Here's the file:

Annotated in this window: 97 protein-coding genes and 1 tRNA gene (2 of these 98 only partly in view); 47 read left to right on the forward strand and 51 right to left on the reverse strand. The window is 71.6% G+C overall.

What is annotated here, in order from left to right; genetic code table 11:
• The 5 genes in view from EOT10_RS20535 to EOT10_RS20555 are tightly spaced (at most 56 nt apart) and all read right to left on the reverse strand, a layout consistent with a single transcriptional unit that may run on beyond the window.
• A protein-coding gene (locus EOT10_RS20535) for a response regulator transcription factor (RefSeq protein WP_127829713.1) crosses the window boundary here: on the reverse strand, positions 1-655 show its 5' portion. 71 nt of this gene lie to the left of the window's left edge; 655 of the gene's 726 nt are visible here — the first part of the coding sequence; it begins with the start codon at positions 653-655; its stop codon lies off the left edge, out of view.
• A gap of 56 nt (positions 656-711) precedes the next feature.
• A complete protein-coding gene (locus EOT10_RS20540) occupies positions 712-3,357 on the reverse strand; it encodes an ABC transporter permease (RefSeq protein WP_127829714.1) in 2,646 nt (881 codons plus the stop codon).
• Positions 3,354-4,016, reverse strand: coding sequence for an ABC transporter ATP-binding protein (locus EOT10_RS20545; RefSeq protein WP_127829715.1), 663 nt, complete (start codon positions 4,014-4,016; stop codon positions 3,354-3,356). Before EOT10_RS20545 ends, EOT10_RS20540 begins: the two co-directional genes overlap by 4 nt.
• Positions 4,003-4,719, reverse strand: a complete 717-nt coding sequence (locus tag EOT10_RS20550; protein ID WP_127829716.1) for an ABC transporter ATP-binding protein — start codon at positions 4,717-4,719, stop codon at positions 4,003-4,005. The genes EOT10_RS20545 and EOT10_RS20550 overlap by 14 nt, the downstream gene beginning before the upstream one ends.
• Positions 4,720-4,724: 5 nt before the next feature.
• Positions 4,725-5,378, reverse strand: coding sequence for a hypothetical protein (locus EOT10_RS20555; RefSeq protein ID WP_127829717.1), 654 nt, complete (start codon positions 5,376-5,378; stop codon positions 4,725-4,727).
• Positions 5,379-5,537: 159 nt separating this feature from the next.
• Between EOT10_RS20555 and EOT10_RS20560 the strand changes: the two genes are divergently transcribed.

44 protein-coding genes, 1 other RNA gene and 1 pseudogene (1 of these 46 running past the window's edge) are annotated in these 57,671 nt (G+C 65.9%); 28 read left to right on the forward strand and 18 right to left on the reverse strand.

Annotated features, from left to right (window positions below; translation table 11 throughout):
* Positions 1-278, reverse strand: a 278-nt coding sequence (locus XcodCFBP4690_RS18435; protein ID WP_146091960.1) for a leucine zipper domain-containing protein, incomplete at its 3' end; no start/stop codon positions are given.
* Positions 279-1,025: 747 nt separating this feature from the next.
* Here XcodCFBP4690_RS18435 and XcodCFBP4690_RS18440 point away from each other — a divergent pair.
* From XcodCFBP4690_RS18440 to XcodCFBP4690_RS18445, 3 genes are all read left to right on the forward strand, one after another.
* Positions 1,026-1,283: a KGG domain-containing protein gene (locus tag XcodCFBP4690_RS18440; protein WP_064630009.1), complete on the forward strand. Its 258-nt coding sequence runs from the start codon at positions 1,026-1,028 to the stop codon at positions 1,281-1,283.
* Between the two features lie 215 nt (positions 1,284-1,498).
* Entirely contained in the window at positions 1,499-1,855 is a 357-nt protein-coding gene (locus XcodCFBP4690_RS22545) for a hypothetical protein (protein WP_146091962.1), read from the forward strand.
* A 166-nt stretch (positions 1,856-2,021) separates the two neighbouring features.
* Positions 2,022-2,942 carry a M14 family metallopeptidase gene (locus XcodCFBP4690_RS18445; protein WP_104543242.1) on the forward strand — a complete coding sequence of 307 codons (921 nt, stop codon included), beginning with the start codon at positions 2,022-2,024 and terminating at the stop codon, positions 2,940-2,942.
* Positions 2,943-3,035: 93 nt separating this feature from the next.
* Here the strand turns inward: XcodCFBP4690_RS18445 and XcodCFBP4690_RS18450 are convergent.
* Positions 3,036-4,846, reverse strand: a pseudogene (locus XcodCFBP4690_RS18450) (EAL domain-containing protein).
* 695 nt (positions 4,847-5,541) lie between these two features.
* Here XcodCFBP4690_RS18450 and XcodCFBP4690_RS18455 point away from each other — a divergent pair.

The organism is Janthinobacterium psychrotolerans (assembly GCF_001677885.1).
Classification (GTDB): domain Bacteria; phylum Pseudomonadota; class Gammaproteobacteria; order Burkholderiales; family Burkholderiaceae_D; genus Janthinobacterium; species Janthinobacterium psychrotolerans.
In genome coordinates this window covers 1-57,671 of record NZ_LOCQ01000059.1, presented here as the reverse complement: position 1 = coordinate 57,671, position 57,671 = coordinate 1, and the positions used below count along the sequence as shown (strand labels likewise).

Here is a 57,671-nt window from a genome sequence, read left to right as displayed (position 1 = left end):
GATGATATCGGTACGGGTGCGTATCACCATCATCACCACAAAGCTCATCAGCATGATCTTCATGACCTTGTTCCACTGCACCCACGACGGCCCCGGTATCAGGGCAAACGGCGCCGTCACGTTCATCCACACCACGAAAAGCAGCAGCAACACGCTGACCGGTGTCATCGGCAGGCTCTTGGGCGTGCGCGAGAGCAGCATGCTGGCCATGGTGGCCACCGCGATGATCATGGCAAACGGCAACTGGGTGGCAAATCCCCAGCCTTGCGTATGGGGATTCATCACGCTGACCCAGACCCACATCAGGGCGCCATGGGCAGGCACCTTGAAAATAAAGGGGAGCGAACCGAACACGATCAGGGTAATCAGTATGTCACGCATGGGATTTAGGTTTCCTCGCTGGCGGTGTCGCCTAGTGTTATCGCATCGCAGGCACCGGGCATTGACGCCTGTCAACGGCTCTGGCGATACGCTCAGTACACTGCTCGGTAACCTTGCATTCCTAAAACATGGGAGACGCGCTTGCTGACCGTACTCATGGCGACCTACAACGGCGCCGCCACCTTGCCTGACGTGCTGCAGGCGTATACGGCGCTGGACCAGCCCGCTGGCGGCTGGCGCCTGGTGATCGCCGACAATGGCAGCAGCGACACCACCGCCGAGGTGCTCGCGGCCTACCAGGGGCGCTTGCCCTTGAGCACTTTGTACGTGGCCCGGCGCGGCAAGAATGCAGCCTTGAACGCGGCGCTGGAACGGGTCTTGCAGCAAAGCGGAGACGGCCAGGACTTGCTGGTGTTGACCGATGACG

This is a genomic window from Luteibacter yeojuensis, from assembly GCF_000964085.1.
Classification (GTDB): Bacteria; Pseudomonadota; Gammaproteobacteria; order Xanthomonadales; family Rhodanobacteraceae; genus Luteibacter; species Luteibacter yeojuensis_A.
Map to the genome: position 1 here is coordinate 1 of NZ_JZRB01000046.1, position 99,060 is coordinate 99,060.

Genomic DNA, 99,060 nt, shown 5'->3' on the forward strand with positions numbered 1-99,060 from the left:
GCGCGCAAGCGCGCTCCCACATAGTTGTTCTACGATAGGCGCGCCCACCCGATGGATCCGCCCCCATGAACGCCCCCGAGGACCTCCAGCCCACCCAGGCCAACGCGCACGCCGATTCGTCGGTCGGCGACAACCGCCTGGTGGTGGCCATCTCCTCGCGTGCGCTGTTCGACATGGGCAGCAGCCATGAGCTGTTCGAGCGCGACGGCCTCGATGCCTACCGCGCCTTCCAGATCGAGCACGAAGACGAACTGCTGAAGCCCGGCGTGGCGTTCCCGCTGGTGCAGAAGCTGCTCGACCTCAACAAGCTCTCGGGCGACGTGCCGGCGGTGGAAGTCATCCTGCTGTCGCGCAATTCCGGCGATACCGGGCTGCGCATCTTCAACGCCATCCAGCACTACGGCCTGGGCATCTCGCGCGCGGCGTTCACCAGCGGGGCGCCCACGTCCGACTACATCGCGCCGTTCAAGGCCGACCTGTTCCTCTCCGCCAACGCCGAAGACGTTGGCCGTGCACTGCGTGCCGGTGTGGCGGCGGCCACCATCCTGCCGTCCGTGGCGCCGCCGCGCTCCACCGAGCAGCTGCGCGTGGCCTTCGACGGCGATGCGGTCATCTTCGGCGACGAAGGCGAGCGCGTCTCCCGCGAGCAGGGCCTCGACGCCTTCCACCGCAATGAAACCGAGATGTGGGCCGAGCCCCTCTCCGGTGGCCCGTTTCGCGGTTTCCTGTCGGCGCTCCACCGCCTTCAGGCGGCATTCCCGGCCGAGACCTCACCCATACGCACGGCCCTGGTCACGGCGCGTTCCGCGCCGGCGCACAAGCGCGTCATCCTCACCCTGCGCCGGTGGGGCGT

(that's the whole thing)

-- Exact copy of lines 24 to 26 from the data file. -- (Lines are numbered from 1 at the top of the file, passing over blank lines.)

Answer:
* Positions 2,943-3,035: 93 nt separating this feature from the next.
* Here the strand turns inward: XcodCFBP4690_RS18445 and XcodCFBP4690_RS18450 are convergent.
* Positions 3,036-4,846, reverse strand: a pseudogene (locus XcodCFBP4690_RS18450) (EAL domain-containing protein).